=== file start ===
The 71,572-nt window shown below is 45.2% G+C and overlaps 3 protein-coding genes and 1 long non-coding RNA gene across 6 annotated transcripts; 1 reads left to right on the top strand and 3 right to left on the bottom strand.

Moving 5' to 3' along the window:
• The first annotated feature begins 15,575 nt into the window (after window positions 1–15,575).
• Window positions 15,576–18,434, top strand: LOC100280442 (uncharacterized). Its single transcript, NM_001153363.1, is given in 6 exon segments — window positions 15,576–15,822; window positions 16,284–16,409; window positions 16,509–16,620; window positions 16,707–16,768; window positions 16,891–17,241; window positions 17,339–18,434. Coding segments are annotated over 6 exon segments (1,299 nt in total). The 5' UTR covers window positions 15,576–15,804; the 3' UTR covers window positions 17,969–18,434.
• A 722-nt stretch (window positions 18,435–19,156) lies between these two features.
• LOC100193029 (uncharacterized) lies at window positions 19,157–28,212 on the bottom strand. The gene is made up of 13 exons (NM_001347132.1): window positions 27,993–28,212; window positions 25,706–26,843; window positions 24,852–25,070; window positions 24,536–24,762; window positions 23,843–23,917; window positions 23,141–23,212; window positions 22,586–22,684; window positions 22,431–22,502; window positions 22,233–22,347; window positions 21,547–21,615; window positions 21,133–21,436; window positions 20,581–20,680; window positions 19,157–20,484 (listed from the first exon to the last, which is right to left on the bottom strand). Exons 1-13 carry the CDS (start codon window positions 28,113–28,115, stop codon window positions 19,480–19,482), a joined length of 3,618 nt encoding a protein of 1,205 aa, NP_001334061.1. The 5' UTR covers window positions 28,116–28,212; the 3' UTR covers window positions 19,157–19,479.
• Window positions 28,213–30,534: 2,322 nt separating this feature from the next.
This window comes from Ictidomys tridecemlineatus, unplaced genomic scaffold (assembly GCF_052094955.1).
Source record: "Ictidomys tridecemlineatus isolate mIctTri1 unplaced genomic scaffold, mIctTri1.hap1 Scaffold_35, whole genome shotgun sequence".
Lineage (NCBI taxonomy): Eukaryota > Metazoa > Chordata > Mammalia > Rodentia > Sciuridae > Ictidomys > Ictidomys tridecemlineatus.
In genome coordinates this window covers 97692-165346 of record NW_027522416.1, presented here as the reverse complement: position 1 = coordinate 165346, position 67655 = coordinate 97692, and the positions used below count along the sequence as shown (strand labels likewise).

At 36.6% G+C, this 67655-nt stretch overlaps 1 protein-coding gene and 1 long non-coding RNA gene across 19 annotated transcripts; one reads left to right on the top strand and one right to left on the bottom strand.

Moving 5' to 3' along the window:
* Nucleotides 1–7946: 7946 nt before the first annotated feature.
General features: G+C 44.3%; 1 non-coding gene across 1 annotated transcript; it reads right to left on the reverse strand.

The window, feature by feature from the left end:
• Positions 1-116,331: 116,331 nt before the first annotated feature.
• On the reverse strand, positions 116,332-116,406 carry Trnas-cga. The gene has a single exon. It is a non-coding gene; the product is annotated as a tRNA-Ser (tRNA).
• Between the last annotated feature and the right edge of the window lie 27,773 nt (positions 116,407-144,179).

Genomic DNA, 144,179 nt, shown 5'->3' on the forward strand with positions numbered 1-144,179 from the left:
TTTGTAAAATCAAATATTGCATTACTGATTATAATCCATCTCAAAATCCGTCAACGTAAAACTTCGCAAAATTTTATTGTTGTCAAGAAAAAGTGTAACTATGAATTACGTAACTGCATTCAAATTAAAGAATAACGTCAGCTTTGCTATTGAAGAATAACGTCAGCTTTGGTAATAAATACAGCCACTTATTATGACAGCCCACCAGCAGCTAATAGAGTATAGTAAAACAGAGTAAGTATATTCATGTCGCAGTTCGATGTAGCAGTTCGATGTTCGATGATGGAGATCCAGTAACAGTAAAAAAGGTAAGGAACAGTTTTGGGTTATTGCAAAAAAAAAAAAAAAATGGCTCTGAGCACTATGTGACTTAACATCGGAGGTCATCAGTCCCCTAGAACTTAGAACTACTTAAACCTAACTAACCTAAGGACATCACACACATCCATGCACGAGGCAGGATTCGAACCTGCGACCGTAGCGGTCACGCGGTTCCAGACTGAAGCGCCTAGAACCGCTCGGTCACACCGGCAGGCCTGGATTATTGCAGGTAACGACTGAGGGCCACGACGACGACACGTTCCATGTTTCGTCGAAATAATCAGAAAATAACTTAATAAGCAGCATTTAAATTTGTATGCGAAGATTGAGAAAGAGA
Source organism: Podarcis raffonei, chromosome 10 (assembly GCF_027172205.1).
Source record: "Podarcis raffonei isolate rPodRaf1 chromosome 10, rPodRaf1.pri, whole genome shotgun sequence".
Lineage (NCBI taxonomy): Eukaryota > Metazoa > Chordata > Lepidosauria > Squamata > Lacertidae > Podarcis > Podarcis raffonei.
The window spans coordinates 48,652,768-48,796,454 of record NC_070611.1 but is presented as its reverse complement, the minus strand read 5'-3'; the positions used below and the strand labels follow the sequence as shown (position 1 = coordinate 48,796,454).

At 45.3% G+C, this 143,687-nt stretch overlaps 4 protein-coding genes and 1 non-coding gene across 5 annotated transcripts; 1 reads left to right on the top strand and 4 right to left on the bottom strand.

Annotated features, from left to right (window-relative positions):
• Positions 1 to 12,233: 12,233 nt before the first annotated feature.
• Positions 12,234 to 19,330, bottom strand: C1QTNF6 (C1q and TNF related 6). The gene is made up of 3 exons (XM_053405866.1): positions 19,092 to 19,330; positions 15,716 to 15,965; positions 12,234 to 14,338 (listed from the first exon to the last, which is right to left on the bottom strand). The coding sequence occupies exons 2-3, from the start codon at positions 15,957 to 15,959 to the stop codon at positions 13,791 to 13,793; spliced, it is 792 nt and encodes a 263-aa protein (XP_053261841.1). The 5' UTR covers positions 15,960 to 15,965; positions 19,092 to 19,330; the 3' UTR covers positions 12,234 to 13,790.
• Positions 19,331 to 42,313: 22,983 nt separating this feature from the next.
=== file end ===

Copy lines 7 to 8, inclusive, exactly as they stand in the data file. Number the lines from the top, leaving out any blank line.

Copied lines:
• Window positions 28,213–30,534: 2,322 nt separating this feature from the next.
This window comes from Ictidomys tridecemlineatus, unplaced genomic scaffold (assembly GCF_052094955.1).